December's disclosure by International Business Machines that it will close its traditional pension plans to new employees and give the new hires only a 401(k) plan is more than...
WASHINGTON — December’s disclosure by International Business Machines that it will close its traditional pension plans to new employees and give the new hires only a 401(k) plan is more than a change in the relationship between employer and employee. It is part of a fundamental shift in our sense of what American society owes individuals in the form of financial protection and what individuals owe society in terms of self-reliance — a shift of a magnitude unseen since the 1930s, when it went in the opposite direction.
IBM itself is only a small ripple in this wave. The company styles itself as “a follower, not a leader” in this arena, and few would dispute that. But its decision to fade out of the pension business is emblematic of a massive shifting of risk that is taking place across the economy.
Employers, unwilling and increasingly unable to promise their workers a secure retirement, are handing that problem off to the workers themselves. Most companies, like IBM, will chip in some extra pay in the form of an “employer contribution” to a 401(k) plan or similar plan, and a growing number will offer some advice on what to do with the money. But if things don’t work out a few decades from now — well, tough.
Most Read Stories
- No more flying with reindeer: Unique Alaska planes to retire VIEW
- ‘No more agriculture in Puerto Rico,’ a farmer laments
- Seattle to spend $177M on new streetcar line amid questions about ‘unrealistic’ revenue, rider projections
- Boeing’s next all-new jet moves closer to reality
- A daring betrayal helped wipe out Cali cocaine cartel
And now the Bush administration says it wants to do something similar with Social Security. Instead of a set of benefits fully guaranteed by the government, the administration envisions some type of “personal accounts” — details to come — that could accumulate real wealth over a worker’s lifetime.
It is certainly true that people who take risks can end up very well off. The economic winners in our society are often described as risk takers. But there is no guarantee. Far from it. In fact, if getting wealthy through investing were a sure thing, there wouldn’t be any risk. If that were the case, it might fairly be said that anyone who didn’t do it would have only himself or herself to blame.
Employers are relatively candid about all this. Though they use words such as “volatility” and “unpredictability” to describe what they don’t like about running a traditional pension, what they are really talking about is the risk that accompanies investing. They don’t like it. And they’re happy to hand it off to their workers.
The government has run afoul of a different sort of risk. Instead of investing the surplus revenues generated by Social Security payroll taxes over the years, it has spent that money and replaced it with IOUs from the Treasury. That might have worked but for demographic changes. Americans are living longer in retirement and having fewer children, so the number of workers who pay into the system has declined drastically relative to the number of retirees drawing from it.
In 2018, Social Security projects, withdrawals will begin to exceed revenues, and the system will have to start cashing in those Treasury IOUs. The Treasury in turn will have to go out and borrow that money from the public.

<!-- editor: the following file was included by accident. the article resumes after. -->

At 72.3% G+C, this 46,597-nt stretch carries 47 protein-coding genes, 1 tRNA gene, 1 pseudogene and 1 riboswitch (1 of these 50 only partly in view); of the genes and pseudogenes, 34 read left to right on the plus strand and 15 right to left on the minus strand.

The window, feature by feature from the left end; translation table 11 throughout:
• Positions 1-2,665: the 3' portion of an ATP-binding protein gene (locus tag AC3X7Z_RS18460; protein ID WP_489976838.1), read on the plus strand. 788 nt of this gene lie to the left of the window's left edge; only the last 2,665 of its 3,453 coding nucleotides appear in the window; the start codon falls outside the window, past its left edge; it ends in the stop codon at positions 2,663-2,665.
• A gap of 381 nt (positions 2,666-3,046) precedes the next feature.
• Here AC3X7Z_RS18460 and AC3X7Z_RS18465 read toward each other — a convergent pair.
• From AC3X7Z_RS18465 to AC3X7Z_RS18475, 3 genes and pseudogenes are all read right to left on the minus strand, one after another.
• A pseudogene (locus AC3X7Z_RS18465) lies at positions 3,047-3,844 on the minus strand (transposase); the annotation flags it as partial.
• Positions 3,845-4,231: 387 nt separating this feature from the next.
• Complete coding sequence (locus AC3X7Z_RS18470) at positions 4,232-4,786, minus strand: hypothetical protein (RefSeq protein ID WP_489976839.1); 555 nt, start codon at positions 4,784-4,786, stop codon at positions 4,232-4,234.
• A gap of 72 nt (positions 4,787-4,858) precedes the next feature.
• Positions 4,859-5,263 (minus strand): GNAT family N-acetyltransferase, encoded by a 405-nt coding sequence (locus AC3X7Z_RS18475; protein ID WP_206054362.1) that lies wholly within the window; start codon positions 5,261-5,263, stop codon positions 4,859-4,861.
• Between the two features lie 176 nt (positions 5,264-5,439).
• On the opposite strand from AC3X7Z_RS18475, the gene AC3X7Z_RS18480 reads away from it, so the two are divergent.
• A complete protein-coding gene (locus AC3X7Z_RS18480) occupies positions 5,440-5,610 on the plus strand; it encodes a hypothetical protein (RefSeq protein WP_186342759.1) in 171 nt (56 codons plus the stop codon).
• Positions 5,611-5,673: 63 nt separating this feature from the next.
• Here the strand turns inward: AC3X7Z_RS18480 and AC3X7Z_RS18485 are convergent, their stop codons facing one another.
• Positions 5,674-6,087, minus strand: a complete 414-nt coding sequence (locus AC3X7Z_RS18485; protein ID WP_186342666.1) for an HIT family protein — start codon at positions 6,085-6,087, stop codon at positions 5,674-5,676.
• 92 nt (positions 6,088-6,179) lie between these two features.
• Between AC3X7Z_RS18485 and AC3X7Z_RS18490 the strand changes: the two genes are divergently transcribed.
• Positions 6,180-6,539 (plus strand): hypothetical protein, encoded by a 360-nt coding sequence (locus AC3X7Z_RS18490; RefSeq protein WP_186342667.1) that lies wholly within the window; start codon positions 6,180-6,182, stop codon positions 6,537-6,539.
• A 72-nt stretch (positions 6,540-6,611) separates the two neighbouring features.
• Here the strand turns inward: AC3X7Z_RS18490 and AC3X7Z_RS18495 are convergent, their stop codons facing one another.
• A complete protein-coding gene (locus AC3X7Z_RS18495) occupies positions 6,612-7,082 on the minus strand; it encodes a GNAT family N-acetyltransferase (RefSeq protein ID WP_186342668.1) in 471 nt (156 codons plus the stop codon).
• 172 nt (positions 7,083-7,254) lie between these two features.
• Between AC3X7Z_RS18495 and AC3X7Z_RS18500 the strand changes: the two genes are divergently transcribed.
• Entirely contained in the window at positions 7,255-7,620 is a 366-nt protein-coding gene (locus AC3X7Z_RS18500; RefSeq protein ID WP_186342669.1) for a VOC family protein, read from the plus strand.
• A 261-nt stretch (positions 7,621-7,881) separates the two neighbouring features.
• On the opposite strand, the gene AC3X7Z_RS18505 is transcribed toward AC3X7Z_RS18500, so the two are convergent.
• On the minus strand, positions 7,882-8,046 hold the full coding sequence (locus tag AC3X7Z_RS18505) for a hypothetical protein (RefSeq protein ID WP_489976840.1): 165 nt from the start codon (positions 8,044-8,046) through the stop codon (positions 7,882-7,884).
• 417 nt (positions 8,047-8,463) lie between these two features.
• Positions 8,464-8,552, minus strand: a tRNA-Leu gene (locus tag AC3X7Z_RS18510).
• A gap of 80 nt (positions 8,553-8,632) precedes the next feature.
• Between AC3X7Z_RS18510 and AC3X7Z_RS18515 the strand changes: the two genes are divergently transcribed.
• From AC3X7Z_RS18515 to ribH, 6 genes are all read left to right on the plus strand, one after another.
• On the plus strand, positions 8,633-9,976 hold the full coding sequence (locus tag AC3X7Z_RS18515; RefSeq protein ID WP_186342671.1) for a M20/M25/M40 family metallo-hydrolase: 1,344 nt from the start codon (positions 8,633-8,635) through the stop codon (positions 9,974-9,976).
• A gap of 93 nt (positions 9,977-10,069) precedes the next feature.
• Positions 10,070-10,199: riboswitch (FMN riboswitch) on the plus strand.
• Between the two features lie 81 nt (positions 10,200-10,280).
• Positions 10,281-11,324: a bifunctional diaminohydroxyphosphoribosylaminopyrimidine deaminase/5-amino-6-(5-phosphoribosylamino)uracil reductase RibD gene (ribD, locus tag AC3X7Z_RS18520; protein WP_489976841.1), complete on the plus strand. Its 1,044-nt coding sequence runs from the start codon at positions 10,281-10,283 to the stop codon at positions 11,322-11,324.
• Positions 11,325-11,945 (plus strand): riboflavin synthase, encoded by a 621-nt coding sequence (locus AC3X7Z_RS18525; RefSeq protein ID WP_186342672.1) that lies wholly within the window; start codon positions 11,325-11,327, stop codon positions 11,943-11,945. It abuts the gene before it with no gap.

Given the government’s performance, the idea of investing on your own does have its appeal. Do it right and you may get rich, which you certainly won’t off Social Security.
But that is not the point of Social Security. It’s not a lottery ticket. Neither are employer-sponsored pensions. Instead, they are part of the social safety net that has been built up since the Depression to try to keep the elderly out of poverty.
The nation seems bent on transforming both pensions and Social Security into high-risk, high-reward systems in which the clever and the lucky thrive and the unlucky and unsophisticated are left behind.
In 401(k)s, and presumably the proposed personal accounts in Social Security, a key element is continuous investing. After you’ve picked your investments and found the money to invest, you have to keep doing it.
Sounds easy enough, that part. But suppose you are out of work for a while. Maybe you go back to school, or stay home with the kids, or are sick for a protracted period of time. Long periods in which you don’t contribute to an investment account, be it a k-plan or a Social Security personal account, will take a big bite out of your final total.
Traditional pensions offer survivor benefits, and combined with Social Security they can see a widow through.
But investment accounts are another matter. Today, if your 401(k) goes south, at least you still have Social Security. But if Social Security works like a k-plan, what security do you have?
These are questions that need to be addressed. If society shifts too much risk to workers and their families, and if those workers’ bets don’t pay off … guess what? That risk goes right back on society, or at least the remaining taxpayers, as impoverished elderly flock to the polls to elect someone who promises to provide for them.
And if such leaders adopt tax rates and other policies that in the long run stifle initiative at IBM and in Silicon Valley and on Texas ranches, well, remember that the elderly above all understand Lord Keynes’ dictum, “In the long run we are all dead.”